Jason Calacanis has announced plans to build a weblog ad directory where bloggers can pay to submit their sites, and have them ranked by their traffic so that prospective advertisers can find and contact relevant blogs. There are some problems i see with this, not least of which is the fact that on the surface at least, it looks to be just a self serving old boys club, and damn expensive too.
In that first post, Jason threw a few numbers around as to what it would cost publishers to get listed:
- $1000 startup
- 1 listing free, additionals at $250 each
- $100 – $250 a year depending on traffic volume
You can see where my problem with this is from that list above right? There are actually very, very few blogs making enough page views to be able to justify being in that directory. Yes, there is an argument that says advertisers only want the top trafficked blogs anyway, but this doesn’t address the universal problem that affects both advertiser and publisher: The long tail needs to be monetized!.
Sure, Adsense goes a looong way in doing that, but Adsense alone is not enough, and not even when YPN and MSNAdCenter come out to play will it be enough. In an ideal world, advertisers would be able to advertise right across the entire length of the long tail in their sector, in a manner suitable for them, and publishers, big and small, would be able to pick up those advertising dollars direct from the advertiser.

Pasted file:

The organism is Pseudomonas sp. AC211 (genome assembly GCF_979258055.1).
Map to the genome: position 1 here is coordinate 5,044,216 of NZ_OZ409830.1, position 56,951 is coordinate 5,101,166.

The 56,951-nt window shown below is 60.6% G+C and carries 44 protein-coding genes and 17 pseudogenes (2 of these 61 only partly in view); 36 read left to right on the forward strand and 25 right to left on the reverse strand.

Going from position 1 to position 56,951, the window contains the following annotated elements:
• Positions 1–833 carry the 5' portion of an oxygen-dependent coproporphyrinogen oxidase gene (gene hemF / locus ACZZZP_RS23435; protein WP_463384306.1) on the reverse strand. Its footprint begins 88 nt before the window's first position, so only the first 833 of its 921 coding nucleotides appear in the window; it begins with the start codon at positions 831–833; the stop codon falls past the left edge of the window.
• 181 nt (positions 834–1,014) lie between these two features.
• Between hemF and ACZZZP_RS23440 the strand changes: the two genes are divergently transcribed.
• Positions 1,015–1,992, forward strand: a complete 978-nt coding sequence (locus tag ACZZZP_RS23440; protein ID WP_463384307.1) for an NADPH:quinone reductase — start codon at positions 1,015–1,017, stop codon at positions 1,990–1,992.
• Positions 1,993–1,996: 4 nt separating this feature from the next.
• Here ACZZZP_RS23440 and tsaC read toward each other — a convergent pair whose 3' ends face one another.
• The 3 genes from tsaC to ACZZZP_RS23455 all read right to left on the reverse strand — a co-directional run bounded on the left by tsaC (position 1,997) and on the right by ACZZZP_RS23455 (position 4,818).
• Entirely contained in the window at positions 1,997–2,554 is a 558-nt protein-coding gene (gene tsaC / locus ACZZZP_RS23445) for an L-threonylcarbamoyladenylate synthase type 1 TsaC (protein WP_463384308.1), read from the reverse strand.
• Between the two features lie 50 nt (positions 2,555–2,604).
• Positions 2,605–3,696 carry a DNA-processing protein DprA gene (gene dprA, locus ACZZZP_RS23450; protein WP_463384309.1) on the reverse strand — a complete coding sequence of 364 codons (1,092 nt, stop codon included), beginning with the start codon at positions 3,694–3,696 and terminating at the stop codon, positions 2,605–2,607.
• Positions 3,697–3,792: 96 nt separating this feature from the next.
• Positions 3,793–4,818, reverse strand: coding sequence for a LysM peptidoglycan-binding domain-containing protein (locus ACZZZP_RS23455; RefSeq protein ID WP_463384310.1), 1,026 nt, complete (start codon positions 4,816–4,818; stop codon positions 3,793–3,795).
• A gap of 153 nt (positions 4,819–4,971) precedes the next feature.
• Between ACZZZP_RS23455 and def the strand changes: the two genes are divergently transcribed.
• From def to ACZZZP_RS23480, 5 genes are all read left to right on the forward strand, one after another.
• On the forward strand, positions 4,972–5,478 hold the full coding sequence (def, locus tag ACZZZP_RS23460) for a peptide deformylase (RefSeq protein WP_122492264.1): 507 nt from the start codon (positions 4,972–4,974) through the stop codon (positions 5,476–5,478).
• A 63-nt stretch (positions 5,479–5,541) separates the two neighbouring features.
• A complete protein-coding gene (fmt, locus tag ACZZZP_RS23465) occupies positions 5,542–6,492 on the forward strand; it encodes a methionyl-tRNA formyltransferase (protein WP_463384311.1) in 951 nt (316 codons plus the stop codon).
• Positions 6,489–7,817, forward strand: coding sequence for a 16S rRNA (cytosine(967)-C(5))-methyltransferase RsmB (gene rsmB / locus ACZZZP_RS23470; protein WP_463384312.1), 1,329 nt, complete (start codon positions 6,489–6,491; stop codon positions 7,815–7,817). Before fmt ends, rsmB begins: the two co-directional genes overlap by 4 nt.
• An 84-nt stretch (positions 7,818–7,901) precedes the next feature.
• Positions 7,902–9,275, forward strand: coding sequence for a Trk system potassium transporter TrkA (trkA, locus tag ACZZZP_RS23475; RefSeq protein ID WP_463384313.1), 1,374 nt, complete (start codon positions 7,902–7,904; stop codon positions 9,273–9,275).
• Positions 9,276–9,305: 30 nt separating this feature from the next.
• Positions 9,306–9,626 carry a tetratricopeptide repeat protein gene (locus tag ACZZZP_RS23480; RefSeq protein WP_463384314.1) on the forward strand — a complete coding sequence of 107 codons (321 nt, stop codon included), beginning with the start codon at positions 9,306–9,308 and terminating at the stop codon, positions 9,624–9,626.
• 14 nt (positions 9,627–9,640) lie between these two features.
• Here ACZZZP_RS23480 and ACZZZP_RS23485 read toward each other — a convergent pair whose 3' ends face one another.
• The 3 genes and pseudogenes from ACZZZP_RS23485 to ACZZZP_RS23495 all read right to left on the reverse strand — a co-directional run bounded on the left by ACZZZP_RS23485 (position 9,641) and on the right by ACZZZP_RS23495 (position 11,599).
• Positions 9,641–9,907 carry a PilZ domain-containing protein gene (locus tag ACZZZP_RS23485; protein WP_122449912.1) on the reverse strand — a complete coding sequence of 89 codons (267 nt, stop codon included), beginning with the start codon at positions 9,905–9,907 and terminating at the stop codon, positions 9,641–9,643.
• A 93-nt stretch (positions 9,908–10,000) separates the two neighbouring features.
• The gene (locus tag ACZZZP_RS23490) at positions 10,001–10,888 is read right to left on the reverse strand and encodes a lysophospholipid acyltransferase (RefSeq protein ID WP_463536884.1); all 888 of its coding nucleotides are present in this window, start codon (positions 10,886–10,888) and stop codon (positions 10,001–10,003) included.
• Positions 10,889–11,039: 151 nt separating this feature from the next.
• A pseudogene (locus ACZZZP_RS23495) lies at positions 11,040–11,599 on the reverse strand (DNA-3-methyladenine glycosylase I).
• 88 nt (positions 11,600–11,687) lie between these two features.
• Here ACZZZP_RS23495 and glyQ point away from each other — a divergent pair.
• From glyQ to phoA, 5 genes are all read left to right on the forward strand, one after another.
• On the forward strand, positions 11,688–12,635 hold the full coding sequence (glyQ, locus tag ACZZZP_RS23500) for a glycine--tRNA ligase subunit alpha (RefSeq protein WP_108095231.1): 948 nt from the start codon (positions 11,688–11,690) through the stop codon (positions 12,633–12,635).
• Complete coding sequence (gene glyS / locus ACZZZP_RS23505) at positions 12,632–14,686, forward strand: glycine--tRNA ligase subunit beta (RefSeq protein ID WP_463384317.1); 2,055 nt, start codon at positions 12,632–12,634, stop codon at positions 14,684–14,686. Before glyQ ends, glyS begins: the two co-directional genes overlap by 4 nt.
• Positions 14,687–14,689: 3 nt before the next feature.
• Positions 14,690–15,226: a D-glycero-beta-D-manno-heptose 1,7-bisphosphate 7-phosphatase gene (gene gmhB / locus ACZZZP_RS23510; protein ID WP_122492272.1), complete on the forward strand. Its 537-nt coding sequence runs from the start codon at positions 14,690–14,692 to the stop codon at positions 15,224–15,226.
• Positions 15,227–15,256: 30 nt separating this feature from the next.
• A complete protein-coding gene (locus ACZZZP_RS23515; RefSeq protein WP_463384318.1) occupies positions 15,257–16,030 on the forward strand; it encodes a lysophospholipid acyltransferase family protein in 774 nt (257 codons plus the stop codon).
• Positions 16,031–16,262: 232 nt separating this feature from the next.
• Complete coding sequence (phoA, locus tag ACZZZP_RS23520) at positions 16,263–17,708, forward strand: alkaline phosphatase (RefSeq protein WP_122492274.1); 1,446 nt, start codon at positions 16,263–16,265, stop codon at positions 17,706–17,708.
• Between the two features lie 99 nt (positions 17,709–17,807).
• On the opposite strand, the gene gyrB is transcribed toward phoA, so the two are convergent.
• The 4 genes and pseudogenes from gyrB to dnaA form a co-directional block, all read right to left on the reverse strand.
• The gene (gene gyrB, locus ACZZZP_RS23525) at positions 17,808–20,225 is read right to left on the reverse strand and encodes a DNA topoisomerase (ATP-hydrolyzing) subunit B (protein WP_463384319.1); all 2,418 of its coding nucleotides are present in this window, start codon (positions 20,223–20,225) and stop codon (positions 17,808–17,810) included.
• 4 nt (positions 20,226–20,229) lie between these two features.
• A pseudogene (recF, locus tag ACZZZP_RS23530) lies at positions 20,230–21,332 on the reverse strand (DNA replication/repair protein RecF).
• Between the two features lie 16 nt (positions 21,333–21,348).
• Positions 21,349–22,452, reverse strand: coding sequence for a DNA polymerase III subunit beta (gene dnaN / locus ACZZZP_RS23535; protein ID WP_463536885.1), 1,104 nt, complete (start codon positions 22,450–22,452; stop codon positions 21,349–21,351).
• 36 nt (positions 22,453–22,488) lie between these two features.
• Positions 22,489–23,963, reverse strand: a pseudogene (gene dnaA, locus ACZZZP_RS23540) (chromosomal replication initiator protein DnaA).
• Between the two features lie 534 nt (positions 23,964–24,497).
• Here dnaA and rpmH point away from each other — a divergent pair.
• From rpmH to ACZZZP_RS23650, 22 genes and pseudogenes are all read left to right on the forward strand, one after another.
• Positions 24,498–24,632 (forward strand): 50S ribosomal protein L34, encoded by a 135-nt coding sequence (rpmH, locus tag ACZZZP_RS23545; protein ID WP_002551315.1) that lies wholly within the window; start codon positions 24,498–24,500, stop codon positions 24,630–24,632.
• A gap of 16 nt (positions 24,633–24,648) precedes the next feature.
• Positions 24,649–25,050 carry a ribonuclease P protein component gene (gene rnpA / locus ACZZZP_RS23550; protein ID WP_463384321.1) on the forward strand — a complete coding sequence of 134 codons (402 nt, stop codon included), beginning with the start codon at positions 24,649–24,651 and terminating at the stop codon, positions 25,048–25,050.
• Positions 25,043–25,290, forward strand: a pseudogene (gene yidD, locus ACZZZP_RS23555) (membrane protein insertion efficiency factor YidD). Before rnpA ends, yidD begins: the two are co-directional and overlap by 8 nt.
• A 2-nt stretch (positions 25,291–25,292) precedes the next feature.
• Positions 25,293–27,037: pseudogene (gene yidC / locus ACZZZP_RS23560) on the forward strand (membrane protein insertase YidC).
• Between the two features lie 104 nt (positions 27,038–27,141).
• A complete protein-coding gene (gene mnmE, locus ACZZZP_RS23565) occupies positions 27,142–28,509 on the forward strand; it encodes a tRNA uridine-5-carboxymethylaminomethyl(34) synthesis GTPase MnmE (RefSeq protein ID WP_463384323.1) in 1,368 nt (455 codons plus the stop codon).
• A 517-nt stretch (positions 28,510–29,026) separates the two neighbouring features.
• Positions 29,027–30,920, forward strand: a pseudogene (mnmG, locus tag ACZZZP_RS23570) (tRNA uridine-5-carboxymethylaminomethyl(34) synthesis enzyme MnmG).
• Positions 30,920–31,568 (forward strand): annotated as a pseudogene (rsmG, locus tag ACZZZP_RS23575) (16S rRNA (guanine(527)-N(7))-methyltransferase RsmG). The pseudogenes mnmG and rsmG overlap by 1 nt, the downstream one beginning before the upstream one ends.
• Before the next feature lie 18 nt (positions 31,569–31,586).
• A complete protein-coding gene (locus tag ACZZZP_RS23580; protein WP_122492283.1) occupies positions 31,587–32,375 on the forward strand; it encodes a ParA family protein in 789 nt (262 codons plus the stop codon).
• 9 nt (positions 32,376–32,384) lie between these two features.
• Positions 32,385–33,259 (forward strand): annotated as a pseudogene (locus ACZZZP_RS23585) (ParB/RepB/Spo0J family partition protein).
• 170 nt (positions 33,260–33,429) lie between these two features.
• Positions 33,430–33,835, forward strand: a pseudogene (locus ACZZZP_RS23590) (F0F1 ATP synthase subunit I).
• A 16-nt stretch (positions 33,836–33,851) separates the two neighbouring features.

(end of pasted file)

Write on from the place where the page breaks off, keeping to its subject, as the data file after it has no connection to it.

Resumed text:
That scenario may indeed be impossible. We’ll see.
Just yesterday, Jason clarified his original post on the ad directory, but i can’t say it inspired me with any more confidence that this was anything but something for the few, not the many.
“In my experience advertisers are just not going to bother with a blog with under 100,000 page views a month”
Well yeah, that kind of hits the nail on the head doesn’t it?
I tend to agree, in general principle with the quote from a reader in point #9
“Why bother even making the idea public? Just get all the blogs that meet your criteria and ask them to join the club privately. The point is, any way you slice or dice it, yours and Nickâ€™s and the other biggies get the most out of this, in attention and most likely media buys, for the same cost that others would pay. You can then walk around saying â€œlook at our numbers, validated by a not for profit third partyâ€. The whole thing just rubs me the wrong way.”
And no, the clarification post didn’t really change my opinion.
Not all doom and gloom…
Still, there are a few worthy points to this. Not many, but there are a few.
- It’s a non-profit org
- It has a board, complete with yearly elections to run it
- It could give blog advertising a push in the right direction
And i think that last point is really the very best point i can charitably find to like about this idea. If they actually do it (Calacanis, Denton, Jarvis) then it may well bring much needed exposure to the blogosphere’s commercial potential.
Then again, it could just be an ego-rubbing, backslapping boys club for a bunch of folks who’d do better to work on less stupid ideas.